Islam's Image Problem
Smith, Geoffrey, Insight on the News
Westerners have called radical Islam one of the gravest threats facing the free world. But scholars and foreign-affairs experts agree that the faith's teachings are humane.
For years, journalists documenting militant Islam have supplied U.S. and Western media with harrowing stories of extremists conducting a reign of terror. But such reports neglect millions of peace-loving, tolerant Muslims who abide by the true teachings of their faith, says Sheik Hisham Kabbani, chairman of the Islamic Supreme Council of America.
Kabbani was one of numerous scholars, anthropologists, diplomats and religious leaders attending a conference earlier this year sponsored by the Supreme Council and Johns Hopkins University's School for Advanced International Studies. Participants analyzed the nature of radical Islamic movements, from their origins in Iran and Afghanistan to their more recent infiltration of Central Asian regions such as Dagestan and Chechnya.
Most experts agreed that politicization of Islam is the primary factor driving radical factions of the faith, combined with modernization and globalization. "With the growth of Islam, we see the birth of different schools of thought within Islam," Kabbani explained. "As previously isolated races and nations converge through the process of globalization and technical advancement, there are more opportunities for differences to arise."
For Kabbani, however, the core Islamic teaching essentially is unchanged since the days of the Prophet Mohammed. "As we consider traditional Islam vs. radical Islam -- in Central Asia or anywhere else -- we see that the difference between them lies not in the basic beliefs of the religion," he said. "The differences arise from love of authority and misguidance by people who don't fully understand the religion."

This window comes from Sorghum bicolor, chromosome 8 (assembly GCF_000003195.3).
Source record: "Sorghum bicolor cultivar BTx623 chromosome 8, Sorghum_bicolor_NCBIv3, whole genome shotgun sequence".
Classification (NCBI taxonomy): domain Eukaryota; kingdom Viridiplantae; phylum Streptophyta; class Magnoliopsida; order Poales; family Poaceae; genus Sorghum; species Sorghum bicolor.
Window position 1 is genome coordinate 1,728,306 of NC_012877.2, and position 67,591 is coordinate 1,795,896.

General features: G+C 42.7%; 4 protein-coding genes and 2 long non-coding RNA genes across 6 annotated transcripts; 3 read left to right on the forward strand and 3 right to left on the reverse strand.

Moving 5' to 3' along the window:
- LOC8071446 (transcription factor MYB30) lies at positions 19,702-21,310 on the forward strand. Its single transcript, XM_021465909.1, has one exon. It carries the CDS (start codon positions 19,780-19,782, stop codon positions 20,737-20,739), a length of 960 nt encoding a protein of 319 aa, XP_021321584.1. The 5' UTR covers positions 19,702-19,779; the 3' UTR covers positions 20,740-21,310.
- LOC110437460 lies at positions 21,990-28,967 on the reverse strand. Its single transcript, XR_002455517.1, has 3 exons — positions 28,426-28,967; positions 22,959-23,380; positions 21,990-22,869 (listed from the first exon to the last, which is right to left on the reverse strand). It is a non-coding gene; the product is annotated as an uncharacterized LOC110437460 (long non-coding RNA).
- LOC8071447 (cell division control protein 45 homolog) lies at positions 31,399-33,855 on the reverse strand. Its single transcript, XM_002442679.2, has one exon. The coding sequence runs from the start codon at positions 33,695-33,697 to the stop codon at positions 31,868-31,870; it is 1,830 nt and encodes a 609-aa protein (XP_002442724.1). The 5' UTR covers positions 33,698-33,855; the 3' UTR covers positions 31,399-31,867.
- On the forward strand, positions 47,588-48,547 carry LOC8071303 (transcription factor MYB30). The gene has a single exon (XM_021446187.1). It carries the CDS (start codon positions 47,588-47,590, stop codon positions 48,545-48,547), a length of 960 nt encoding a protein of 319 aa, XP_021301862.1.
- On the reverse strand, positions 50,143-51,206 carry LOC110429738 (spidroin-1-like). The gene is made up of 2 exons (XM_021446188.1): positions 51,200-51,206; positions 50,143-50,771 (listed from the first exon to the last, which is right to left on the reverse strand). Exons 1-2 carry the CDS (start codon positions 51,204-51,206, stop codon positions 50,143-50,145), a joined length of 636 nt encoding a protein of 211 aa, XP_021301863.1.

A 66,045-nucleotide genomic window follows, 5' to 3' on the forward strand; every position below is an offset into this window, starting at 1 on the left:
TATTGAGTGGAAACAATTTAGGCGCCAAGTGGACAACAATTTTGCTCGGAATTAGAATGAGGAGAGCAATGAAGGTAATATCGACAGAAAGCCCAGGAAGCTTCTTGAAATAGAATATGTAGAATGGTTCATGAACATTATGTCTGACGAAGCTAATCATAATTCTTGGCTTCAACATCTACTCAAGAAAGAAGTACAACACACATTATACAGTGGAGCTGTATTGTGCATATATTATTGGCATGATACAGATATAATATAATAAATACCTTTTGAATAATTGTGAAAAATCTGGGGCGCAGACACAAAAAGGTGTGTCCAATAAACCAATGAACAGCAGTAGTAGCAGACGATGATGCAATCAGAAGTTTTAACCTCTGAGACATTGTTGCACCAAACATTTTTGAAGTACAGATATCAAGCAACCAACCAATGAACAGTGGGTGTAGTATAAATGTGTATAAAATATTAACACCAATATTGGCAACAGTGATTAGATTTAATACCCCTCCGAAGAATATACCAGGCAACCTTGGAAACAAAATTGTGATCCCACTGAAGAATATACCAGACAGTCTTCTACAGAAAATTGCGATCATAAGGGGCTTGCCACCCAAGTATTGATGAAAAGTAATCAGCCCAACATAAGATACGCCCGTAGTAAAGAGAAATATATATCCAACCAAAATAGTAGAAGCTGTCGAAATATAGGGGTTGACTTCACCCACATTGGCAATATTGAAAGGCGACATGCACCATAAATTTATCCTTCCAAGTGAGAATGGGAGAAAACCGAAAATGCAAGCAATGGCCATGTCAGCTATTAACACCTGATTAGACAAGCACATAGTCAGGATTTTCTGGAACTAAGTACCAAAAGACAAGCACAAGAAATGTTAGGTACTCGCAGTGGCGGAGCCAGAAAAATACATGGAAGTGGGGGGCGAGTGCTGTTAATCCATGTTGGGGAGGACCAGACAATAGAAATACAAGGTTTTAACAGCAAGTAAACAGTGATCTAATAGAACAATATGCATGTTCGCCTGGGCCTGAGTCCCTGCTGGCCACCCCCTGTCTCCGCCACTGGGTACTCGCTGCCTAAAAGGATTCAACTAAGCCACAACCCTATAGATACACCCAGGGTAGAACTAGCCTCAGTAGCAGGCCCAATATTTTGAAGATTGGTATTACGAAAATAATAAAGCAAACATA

Now trained primarily in Afghanistan, Islamic militants receive little formal education and get a very distorted view of Islam, said Julie Sirrs, a former Defense Intelligence Agency analyst. "Oftentimes, training schools seem to be a funnel for jihad movements" she said, using the Islamic name for holy war.
Likewise, radical movements are funding themselves from the sale of illegal drugs. "Terrorism has become a very profitable business" said historian Sherzod Abdullayev, formerly of Ferghana State University in Uzbekistan, who spoke through an interpreter. International terrorism and radical Islam are closely tied and pose a serious global threat, but radical Islam can be tempered and maybe even stopped through forces of political and social stability, noted Abdullayev.
Indeed, the essence of Islam is not antidemocratic, but forces of history and economics have worked against the establishment of democratic governments in much of the Muslim world, according to speakers attending a separate conference organized by the Center for the Study of Islam and Democracy, or CSID, at Georgetown University. Long before the establishment of modern one-party states and authoritarian governments, the Muslim world had the makings of democratic government. In the classical Islamic era, Muslim systems featured an independent judiciary and separation of powers, noted Tamara Sonn, professor of religion at the College of William and Mary. But whether Islam is inherently democratic or not, Muslims soon will not enjoy democracy because they face obstacles of poverty, authoritarianism and political insecurity -- a point stressed by several scholars.
RELATED ARTICLE: What Is Islam?
Islam is one of world's three major monotheistic religions, along with Christianity and Judaism. It was founded in Arabia and based on revelations received by the Prophet Mohammed, who lived from 570 to 632. Mohammed began his ministry at age 40, when tradition says the archangel Gabriel appeared to him in a vision. His central teachings were the goodness, omnipotence and unity of God, the need for generosity and justice among humans and a fear of Judgment Day. …